18 Sep 2016

Trump Built His Empire on Political Connections

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Look at the expression on Trump’s face!

I rarely agree with the New York Times, but this story has Trump’s record as businessman accurately pegged.

The way Donald J. Trump tells it, his first solo project as a real estate developer, the conversion of a faded railroad hotel on 42nd Street into the sleek, 30-story Grand Hyatt, was a triumph from the very beginning.

The hotel, Mr. Trump bragged in “Trump: The Art of the Deal,” his 1987 best seller, “was a hit from the first day. Gross operating profits now exceed $30 million a year.”

But that book, and numerous interviews over the years, make little mention of a crucial factor in getting the hotel built: an extraordinary 40-year tax break that has cost New York City $360 million to date in forgiven, or uncollected, taxes, with four years still to run, on a property that cost only $120 million to build in 1980.

The project set the pattern for Mr. Trump’s New York career: He used his father’s, and, later, his own, extensive political connections, and relied on a huge amount of assistance from the government and taxpayers in the form of tax breaks, grants and incentives to benefit the 15 buildings at the core of his Manhattan real estate empire.

Since then, Mr. Trump has reaped at least $885 million in tax breaks, grants and other subsidies for luxury apartments, hotels and office buildings in New York, according to city tax, housing and finance records. The subsidies helped him lower his own costs and sell apartments at higher prices because of their reduced taxes.

Mr. Trump, the Republican nominee for president, has made clear over the course of his campaign how proud he is that “as a businessman I want to pay as little tax as possible.”

While it is impossible to assess how much Mr. Trump pays in personal or corporate income taxes, because he has refused to release his tax returns, an examination of his record as a New York developer shows how aggressively he has fought to lower the taxes on his projects.

Mr. Trump successfully sued the administration of Mayor Edward I. Koch after being denied a tax break for Trump Tower, his signature building on Fifth Avenue. Two decades later, in a lawsuit that spanned the administrations of Mayors Rudolph W. Giuliani and Michael R. Bloomberg, he won a similar tax break for Trump World Tower, a building on First Avenue with some of the city’s highest-priced condominiums in 2001.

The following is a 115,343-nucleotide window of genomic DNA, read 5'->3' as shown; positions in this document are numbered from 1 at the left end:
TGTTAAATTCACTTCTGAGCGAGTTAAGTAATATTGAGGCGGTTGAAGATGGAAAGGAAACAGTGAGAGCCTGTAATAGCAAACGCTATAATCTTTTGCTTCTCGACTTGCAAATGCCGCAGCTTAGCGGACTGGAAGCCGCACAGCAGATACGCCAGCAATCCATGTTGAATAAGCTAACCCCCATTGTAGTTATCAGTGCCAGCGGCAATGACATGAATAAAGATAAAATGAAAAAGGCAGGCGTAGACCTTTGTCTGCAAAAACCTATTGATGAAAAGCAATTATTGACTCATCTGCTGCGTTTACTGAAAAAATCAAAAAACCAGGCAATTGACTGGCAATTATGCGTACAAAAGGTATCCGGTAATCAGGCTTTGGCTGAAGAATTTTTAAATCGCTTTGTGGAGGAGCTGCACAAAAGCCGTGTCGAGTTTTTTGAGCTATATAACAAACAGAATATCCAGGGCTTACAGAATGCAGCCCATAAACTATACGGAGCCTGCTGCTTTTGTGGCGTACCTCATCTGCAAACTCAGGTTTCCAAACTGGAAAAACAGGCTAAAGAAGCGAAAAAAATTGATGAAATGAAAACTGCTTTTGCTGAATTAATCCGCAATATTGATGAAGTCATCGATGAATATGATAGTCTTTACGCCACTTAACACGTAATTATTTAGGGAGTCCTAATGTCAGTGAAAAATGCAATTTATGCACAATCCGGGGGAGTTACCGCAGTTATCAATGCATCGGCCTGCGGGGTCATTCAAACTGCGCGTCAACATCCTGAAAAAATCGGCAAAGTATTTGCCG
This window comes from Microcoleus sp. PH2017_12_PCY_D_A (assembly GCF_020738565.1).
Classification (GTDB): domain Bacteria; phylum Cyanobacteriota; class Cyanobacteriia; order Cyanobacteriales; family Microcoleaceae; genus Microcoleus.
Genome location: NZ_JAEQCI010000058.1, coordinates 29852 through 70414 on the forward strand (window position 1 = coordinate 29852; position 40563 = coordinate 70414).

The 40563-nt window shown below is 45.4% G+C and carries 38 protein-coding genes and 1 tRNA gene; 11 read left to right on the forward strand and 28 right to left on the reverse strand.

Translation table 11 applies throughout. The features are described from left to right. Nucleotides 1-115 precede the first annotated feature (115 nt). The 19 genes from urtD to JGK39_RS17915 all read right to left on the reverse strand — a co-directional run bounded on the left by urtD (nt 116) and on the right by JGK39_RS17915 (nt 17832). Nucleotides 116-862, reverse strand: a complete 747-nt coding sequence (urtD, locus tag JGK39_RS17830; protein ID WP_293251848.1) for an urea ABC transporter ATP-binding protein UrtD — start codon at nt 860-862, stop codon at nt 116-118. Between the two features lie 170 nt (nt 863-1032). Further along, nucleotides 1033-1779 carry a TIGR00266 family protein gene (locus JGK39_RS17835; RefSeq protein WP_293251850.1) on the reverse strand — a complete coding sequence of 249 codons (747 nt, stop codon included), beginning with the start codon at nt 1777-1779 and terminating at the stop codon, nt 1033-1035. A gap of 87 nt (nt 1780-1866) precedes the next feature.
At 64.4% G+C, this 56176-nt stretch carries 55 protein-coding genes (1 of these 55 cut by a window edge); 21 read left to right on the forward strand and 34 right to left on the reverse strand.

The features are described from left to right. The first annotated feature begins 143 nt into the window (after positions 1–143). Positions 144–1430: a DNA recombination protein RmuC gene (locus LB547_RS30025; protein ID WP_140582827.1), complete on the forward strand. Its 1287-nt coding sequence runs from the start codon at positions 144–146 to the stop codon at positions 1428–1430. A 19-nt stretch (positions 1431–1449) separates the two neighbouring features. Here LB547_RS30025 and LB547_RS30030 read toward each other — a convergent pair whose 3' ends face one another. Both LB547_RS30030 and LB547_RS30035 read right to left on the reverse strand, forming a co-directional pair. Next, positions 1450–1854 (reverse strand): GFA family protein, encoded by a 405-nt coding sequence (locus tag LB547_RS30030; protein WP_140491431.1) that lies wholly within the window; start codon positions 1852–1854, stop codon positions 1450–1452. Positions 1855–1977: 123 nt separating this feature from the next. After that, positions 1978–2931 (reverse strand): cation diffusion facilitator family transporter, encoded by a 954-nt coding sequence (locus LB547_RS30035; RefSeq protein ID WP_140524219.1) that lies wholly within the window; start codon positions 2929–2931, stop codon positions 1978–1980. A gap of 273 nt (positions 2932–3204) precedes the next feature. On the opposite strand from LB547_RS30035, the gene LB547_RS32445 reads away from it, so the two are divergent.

The tax breaks for those two projects alone totaled $157 million.

The tax break at the 44-story Trump International Hotel and Tower at Columbus Circle came to $15.9 million.

No possible subsidy was left untapped. After the terrorist attacks on the World Trade Center, Mr. Trump lined up a $150,000 grant for one of his buildings near ground zero, taking advantage of a program to help small businesses in the area recover, even though he had acknowledged on the day of the attacks that his building was undamaged.

“Donald Trump is probably worse than any other developer in his relentless pursuit of every single dime of taxpayer subsidies he can get his paws on,” said Alicia Glen, Mayor Bill de Blasio’s deputy mayor for housing and economic development, who first battled Mr. Trump when she worked in Mr. Giuliani’s administration.

Read the whole thing.

4 Feedbacks on "Trump Built His Empire on Political Connections"

Fred Z

Dude, you’re being obsessive.

Of course Trump took advantage of taxpayer subsidies, he’d be an idiot if he did not.

When have you ever turned down money for nothing and your chicks for free?


“I rarely agree with the New York Times, but….”

When something seems contradictory, question your premises.

Your obsessive dislike of Trump is clouding your ability to be critical in your reading, your evaluation of information and sources.

NYT takes a tax breaks that are indeed PROMOTED and turns it into a scandal.

And you can’t sort this out?


Perfect, John and Fred Z. And what can you say about Trump that can not be said about Hillary? Zincagave is afraid because Trump is an unknown quantity, and we don’t know what to expect.
Well, we do know the Clintons – and I think that’s the scariest thing about Hillary.


Doesn’t seem as much as crony capitalism as adversary capitalism since Trump had to sue the city of New York to receive tax breaks he apparently was entitled to– given that he won the lawsuit.

Maybe if we had fewer onerous investment taxes in real estate and development we would have less need for tax breaks. Anyone that has built anything larger than an outhouse understands that the government has it’s greedy hands out during the entire process.


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